Low Yields are the Main Challenge of the Cocoa Sector in Brazil

Ana Lee/CocoaAction Brasil

“For the Brazilian cocoa farming to be profitable, it is necessary that yields be three or four times higher…”

Pedro Paulo de Faria Ronca is the coordinator of the CocoaAction Brasil initiative, in partnership with the World Cocoa Foundation, and the director at P&A consultancy.

Ronca is an agronomist from Luiz de Queiroz College of Agriculture – USP, postgraduate in coffee farming from the University of São Paulo and in economics and coffee science from the University of Trieste.

Pedro Ronca, coordinator of CocoaAction Brasil

AgriBrasilis – What are the projects of CocoaAction Brasil? What is the origin and destination of the institution’s resources?

Pedro Ronca – CocoaAction is an initiative of the World Cocoa Foundation – WCF, that seeks to unite the participants of the cocoa chain in Brazil.

We seek to unite agents from the public, private and civil society segments to implement actions that foster the sustainable development of the cocoa sector, focusing on farmers.

The initiative seeks to increase cocoa yields by adopting sustainable agricultural practices, expanding access to rural credit, strengthening the productive sector through the more technical assistance and the promotion of decent work.

We seek environmental conservation by preventing deforestation and promoting reforestation, improving dialogue and disseminating knowledge in the chain.

CocoaAction Brasil has eight funding members – Barry Callebaut, Cargill, Dengo, Harald, Mars, Mondelez, Nestlé, and Ofi – that invest annually so that the initiative can carry out its actions and projects, that by premise are collaborative and pre-competitive: they are intended to benefit the cocoa sector as a whole, without commercial interests.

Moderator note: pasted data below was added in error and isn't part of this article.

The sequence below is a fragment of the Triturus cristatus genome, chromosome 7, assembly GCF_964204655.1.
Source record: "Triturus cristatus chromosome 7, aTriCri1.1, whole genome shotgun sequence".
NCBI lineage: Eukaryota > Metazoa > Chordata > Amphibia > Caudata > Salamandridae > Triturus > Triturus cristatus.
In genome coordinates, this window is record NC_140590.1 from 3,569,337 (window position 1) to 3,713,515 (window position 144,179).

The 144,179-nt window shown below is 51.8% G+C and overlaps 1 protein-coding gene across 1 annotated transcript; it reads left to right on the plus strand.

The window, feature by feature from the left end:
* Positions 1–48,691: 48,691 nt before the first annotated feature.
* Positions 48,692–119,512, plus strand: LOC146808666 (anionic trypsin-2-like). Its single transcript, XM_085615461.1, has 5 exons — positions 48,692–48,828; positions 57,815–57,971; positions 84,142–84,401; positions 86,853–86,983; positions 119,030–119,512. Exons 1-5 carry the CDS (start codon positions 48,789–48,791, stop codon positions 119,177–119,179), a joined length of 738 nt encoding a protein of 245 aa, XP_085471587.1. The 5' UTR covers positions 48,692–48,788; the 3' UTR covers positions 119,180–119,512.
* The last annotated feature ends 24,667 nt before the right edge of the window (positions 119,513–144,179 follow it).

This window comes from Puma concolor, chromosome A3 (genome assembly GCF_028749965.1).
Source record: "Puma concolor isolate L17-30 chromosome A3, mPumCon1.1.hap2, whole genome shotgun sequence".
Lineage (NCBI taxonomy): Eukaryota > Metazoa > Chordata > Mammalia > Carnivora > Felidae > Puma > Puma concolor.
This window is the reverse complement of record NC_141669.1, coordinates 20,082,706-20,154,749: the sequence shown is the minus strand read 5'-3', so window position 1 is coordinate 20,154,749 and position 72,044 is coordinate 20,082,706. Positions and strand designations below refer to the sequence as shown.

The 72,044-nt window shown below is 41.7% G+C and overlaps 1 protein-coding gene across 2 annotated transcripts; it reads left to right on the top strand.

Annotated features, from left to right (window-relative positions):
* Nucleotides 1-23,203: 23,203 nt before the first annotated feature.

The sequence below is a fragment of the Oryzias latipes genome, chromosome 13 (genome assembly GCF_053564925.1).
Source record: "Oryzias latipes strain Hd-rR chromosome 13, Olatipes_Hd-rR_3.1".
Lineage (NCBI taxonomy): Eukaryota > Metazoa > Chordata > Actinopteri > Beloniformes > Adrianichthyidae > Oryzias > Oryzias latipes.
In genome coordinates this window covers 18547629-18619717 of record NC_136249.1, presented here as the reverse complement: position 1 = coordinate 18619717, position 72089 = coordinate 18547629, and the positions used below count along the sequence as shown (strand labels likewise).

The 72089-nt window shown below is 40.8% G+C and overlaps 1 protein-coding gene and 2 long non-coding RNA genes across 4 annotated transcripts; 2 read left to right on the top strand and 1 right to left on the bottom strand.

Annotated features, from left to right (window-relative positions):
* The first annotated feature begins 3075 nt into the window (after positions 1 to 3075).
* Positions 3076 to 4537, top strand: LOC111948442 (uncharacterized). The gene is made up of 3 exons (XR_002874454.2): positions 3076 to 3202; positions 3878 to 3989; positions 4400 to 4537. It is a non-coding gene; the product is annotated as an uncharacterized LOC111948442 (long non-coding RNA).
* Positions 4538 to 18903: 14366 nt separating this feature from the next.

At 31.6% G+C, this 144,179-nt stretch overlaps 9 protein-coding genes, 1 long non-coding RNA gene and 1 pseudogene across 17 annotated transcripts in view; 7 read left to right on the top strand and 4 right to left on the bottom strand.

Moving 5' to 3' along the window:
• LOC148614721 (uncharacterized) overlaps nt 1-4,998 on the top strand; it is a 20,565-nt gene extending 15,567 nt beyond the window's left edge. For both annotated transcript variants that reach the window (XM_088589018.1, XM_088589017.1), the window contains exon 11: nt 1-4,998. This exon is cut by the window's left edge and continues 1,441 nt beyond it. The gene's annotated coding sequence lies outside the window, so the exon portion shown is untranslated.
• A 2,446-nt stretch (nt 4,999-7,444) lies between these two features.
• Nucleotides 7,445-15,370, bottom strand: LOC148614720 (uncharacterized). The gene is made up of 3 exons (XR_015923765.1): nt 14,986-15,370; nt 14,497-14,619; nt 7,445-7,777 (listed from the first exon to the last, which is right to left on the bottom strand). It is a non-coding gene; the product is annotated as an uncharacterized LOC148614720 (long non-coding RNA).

AgriBrasilis – What is the situation of the cocoa production sector in Brazil? What is the national production and what are the expectations for the coming years?

Pedro Ronca – National production today reaches approximately 220 thousand tonnes, in an area of 600 thousand hectares, located mostly in the States of Bahia and Pará.

Cocoa is a crop based on family farming. It is estimated that, of the 93 thousand cocoa farmers in the country, around 74% are small farmers and/or family farmers.

Brazil is the 7th largest cocoa producer in the world, after Ivory Coast, Ghana, Nigeria, Indonesia, Ecuador and Cameroon. The main challenge of the Brazilian cocoa chain are the low yields, estimated at 300kg/ha (national average). For the Brazilian cocoa farming to be profitable, it is necessary that yields be three or four times higher, that is, around 1,200 to 1,500 kg/hectare.

The sector works to be self-sufficient in the next five to ten years. We hope to harvest enough cocoa to supply the national milling (processing) and chocolate industry, without the need to import cocoa.

AgriBrasilis – You comment on the need for a promotion plan for the cocoa chain. What measures should be taken and why?

Pedro Ronca – Among the main promoting actions, the need to expand and strengthen technical assistance stands out, so that, through the transfer of knowledge, farmers can adopt good agricultural practices, that favor business management and sustainable cocoa farming.

Increased access to credit is also an important instrument for accelerating the increase in productivity and quality of life for farmers, through the purchase of inputs and greater investments in farms.